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Sensors (Basel). 2019 Oct 5;19(19). pii: E4316. doi: 10.3390/s19194316.

Ultrasound as a Tool to Study Muscle-Tendon Functions during Locomotion: A Systematic Review of Applications.

Author information

1
Institute of Health Care Engineering with European Testing Center of Medical Devices, Graz University of Technology, Stremayrgasse 16/II, 8010 Graz, Austria. christoph.leitner@uni-graz.at.
2
Institute of Sport Science, University of Graz, Mozartgasse 14, 8010 Graz, Austria. christoph.leitner@uni-graz.at.
3
Integrated Systems Laboratory, ETH Zürich, Gloriastrasse 35, 8092 Zürich, Switzerland. phager@iis.ee.ethz.ch.
4
Institute of Sport Science, University of Graz, Mozartgasse 14, 8010 Graz, Austria. harald.penasso@gmail.com.
5
Institute of Sport Science, University of Graz, Mozartgasse 14, 8010 Graz, Austria. markus.tilp@uni-graz.at.
6
Integrated Systems Laboratory, ETH Zürich, Gloriastrasse 35, 8092 Zürich, Switzerland. lbenini@iis.ee.ethz.ch.
7
Electrical, Electronic and Information Engineering - DEI, Università di Bologna, Viale del Risorgimento 2, 40136 Bologna, Italy. lbenini@iis.ee.ethz.ch.
8
Department for Companion Animals and Horses, University of Veterinary Medicine Vienna, Veterinärplatz 1, 1210 Wien, Austria. christian.peham@vetmeduni.ac.at.
9
Institute of Health Care Engineering with European Testing Center of Medical Devices, Graz University of Technology, Stremayrgasse 16/II, 8010 Graz, Austria. christian.baumgartner@tugraz.at.

Abstract

Movement science investigating muscle and tendon functions during locomotion utilizes commercial ultrasound imagers built for medical applications. These limit biomechanics research due to their form factor, range of view, and spatio-temporal resolution. This review systematically investigates the technical aspects of applying ultrasound as a research tool to investigate human and animal locomotion. It provides an overview on the ultrasound systems used and of their operating parameters. We present measured fascicle velocities and discuss the results with respect to operating frame rates during recording. Furthermore, we derive why muscle and tendon functions should be recorded with a frame rate of at least 150 Hz and a range of view of 250 mm. Moreover, we analyze why and how the development of better ultrasound observation devices at the hierarchical level of muscles and tendons can support biomechanics research. Additionally, we present recent technological advances and their possible application. We provide a list of recommendations for the development of a more advanced ultrasound sensor system class targeting biomechanical applications. Looking to the future, mobile, ultrafast ultrasound hardware technologies create immense opportunities to expand the existing knowledge of human and animal movement.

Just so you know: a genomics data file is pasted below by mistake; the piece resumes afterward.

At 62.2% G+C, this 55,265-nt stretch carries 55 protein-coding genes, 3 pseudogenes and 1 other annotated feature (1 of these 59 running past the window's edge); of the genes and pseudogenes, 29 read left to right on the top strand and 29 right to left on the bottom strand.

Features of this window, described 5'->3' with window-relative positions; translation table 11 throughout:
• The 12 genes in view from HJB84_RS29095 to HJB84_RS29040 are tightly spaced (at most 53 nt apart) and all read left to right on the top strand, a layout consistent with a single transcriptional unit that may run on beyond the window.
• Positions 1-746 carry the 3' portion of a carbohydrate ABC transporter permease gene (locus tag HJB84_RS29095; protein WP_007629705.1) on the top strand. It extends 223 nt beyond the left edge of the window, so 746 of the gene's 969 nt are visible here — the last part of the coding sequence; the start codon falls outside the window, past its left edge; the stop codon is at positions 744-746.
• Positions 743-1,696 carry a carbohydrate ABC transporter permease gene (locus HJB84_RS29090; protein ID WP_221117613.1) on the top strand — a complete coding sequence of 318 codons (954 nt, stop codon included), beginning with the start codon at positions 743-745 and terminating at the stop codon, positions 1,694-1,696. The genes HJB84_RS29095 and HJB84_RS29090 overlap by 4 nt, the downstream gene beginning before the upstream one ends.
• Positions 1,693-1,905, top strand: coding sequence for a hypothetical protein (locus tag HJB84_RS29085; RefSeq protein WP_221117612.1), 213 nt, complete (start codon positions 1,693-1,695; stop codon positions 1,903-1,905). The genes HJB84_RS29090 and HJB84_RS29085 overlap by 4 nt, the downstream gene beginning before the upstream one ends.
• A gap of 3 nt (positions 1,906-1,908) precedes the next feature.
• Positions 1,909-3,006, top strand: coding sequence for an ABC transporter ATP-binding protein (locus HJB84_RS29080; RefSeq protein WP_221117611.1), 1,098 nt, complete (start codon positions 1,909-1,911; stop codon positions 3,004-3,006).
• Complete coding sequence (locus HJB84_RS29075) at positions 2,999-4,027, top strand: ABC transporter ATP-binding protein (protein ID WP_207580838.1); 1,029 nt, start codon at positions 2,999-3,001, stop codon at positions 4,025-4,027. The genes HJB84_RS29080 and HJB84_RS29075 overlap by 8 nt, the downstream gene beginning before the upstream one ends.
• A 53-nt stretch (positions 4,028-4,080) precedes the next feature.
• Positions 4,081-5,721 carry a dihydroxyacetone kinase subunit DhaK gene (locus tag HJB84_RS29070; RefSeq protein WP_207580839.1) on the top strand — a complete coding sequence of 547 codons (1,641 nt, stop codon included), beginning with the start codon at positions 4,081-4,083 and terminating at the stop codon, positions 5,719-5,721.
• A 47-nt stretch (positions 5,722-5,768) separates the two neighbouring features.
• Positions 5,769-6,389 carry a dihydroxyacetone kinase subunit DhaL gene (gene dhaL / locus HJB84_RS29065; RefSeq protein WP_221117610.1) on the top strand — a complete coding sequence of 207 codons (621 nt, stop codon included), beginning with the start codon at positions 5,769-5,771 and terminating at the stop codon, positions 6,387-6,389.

KEYWORDS:

biomonitoring; fascicle; form factor; frame rate; human and animal locomotion; in vivo; muscle; range of view; system design; tendon; ultrasound; velocity

PMID:
31590410
DOI:
10.3390/s19194316
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